Key: $30b deficit won't stop Nats tax cuts

John Key has defended his party's planned program of tax cuts, after Treasury numbers released today showed the economic outlook has deteriorated badly since the May budget.

The numbers have seen Treasury reducing its revenue forecasts and increasing its predictions of costs such as benefits.

Cash deficits - the bottom line after all infrastructure funding and payments to the New Zealand Superannuation Fund are made - is predicted to blow out from around $3 billion a year to around $6 billion a year.

Mr Key said National anticipated that the figures would be bad but thought "even Michael Cullen could do better than this".

But he said his party would proceed as planned with the announcement of their tax strategy on Wednesday and he said there would be tax cuts.

"It's not about playing the blame game, the facts are that after nine years of Labour Government we are now staring down the barrel of a deficit," Mr Key said.

Mr Key said National would be looking at Treasury's numbers and declined to comment if the tax cuts will still be in the vicinity of $50 a week.

"We're in the process of updating our models as we speak," Mr Key said.

National's finance spokesman Bill English said the state of the books was an indictment on Dr Cullen's handling of the economy.

"New Zealand can no longer afford Michael Cullen and Labour's big-spending low-growth policies," Mr English said.

"The figures outlined in the Prefu are a bit worse than we expected, and we are currently digesting them. However, National is not content to run a decade of deficits.

"But slamming the brakes on at this point would make things worse. The way out is to control the growth of Government spending and grow the economy. That will require a fresh approach."

Finance Minister Dr Michael Cullen today admitted the international credit crisis overtook "what we thought we knew", in revealing the Government would run a massive account deficit for the next five years.

He noted that for the first time since he became finance minister he was having to explain why the books looked worse than predicted.

"What we thought we knew, even five short months ago, has been overtaken by events," Mr Cullen said.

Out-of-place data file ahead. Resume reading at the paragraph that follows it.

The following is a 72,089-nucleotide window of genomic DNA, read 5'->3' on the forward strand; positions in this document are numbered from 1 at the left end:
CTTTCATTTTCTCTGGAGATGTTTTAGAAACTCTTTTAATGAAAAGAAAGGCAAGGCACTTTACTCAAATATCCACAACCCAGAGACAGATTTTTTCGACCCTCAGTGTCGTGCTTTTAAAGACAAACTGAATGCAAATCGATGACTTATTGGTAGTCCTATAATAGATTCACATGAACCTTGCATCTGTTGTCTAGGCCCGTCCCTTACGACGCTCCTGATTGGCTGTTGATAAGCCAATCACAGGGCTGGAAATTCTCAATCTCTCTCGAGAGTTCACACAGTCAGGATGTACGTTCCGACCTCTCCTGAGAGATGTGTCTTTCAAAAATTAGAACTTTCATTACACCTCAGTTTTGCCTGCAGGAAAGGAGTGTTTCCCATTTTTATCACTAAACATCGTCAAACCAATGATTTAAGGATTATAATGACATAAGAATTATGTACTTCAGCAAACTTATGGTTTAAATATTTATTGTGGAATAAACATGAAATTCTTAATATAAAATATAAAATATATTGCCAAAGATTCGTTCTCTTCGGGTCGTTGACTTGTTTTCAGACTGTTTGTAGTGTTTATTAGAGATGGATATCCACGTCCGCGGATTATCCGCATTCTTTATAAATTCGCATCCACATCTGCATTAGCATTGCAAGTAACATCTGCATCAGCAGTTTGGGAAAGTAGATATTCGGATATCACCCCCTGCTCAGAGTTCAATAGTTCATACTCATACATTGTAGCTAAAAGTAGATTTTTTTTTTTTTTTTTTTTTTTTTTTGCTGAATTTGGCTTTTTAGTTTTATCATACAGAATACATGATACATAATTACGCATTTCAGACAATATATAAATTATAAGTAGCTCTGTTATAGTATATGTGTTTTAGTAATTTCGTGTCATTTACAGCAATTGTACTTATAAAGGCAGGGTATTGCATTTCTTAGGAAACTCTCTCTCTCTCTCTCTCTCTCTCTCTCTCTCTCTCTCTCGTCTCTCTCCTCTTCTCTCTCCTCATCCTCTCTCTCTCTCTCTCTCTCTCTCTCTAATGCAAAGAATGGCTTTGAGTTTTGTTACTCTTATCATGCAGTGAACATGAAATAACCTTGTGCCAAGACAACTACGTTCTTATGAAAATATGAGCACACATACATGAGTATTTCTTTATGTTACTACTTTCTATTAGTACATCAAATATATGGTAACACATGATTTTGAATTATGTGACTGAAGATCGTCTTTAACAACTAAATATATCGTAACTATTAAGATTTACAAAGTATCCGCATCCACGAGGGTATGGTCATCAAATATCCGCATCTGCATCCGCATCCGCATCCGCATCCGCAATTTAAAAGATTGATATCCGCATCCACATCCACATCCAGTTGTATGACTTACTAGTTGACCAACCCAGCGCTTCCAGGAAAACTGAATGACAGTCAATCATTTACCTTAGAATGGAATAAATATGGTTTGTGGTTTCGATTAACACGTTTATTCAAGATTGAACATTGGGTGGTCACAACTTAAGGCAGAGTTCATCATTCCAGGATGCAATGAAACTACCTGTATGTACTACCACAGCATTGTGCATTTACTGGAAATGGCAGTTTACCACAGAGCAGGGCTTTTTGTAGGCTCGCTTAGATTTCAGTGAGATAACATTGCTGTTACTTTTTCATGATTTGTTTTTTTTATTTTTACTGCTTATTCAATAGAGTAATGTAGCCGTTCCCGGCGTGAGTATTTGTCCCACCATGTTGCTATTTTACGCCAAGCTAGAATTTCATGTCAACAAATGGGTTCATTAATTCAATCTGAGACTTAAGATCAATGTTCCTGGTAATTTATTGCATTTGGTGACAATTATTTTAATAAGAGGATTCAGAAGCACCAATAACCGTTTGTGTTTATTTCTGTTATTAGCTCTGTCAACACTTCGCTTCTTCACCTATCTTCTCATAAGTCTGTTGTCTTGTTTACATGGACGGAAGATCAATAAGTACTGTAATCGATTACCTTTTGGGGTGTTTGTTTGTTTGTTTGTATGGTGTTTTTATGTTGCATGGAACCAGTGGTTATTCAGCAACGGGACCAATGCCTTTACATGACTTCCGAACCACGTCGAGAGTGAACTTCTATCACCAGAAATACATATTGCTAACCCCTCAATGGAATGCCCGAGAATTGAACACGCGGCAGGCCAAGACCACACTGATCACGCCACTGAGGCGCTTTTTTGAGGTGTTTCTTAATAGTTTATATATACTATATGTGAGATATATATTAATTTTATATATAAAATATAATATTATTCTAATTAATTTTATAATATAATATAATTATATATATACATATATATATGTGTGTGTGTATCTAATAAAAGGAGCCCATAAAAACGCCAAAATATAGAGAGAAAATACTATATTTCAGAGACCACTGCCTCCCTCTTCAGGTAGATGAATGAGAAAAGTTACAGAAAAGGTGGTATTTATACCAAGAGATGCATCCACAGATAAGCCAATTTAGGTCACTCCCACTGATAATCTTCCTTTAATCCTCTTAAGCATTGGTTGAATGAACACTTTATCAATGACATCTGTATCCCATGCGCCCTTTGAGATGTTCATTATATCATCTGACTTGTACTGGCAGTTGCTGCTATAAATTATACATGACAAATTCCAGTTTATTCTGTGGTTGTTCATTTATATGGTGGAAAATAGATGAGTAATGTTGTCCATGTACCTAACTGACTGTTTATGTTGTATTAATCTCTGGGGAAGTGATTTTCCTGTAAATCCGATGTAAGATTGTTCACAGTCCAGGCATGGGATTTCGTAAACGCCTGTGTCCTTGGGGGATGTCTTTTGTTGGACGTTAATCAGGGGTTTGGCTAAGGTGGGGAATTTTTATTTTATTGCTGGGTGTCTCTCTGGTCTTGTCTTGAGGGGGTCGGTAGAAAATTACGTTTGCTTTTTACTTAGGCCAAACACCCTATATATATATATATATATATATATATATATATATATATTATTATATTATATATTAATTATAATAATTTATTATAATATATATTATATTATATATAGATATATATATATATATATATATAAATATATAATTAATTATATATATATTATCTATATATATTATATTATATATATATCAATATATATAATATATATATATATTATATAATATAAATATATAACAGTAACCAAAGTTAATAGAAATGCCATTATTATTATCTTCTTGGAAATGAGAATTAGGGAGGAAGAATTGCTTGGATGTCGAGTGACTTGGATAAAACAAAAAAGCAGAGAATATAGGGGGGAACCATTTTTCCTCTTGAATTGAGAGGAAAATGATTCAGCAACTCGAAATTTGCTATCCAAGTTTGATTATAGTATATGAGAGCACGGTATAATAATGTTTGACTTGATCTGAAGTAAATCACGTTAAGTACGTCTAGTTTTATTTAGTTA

"Let us be clear. The dramatic scale and speed with which international financial markets have moved in recent weeks have been extraordinary."

Dr Cullen said the Treasury "would be the first to admit that there are risks around the numbers because we cannot know how the most recent financial market volatility will practically effect real output - either here or abroad."

He blamed "skyrocketing global oil and food prices over the past 18 months" as well as rising international credit costs for the impact on the housing market and business here.

The most common measure of the health of the Government's books makes grim reading with operating balances after bookkeeping adjustments predicted to fall into deficit for the first time since 1994 reaching $3.2 billion by 2012/2013.

Treasury Secretary John Whitehead said forecast scenarios had Government debt increasing from under 20 per cent of GDP to about 25 per cent by 2012.

Mr Whitehead said since the Pre-Election Fiscal and Economic Update was completed the international financial crisis had become even sharper, creating even more risks. But despite this, if Treasury had been finalising its predictions today they would remain largely the same.

Tax revenue was predicted to be $3.1 billion less than predicted in the budget and costs had increased due to the popularity of KiwiSaver and the take up of subsidised early childhood education.

Since the budget the economic outlook had deteriorated even more than feared with households and businesses coming under pressure.

The slowdown would continue until the middle of next year with unemployment picked to rise to 5.1 per cent.

Dr Cullen said the Government's reduction of debt levels over the past nine years had left New Zealand in a strong financial position ahead of the challenging international economic times.

"This is a time of unprecedented challenge for the global economy," Dr Cullen said.

"The rainy day has now arrived."

Dr Cullen said the international credit crisis meant there were still real risks of serious harm to the New Zealand economy.

Despite that, Dr Cullen said now was the not time for "a slash and burn response" to government spending, or more tax cuts.

He said the Government was maintaining a steady as she goes, prudent approach.

Dr Cullen signalled an incoming government would have to look at forecast increases in spending such as the large boost signalled to the Foreign Affairs Ministry.

The tough times meant there would have to be review of such "low priority" spending to fund more productive new initiatives.

Dr Cullen said he had been told that both New Zealand and Australia's banking systems were sound and would emerge in better shape than many others around the world.

He was not too concerned at the increase in debt to 25 per cent of GDP and believed it could be trimmed back towards his 20 per cent target in the medium term.


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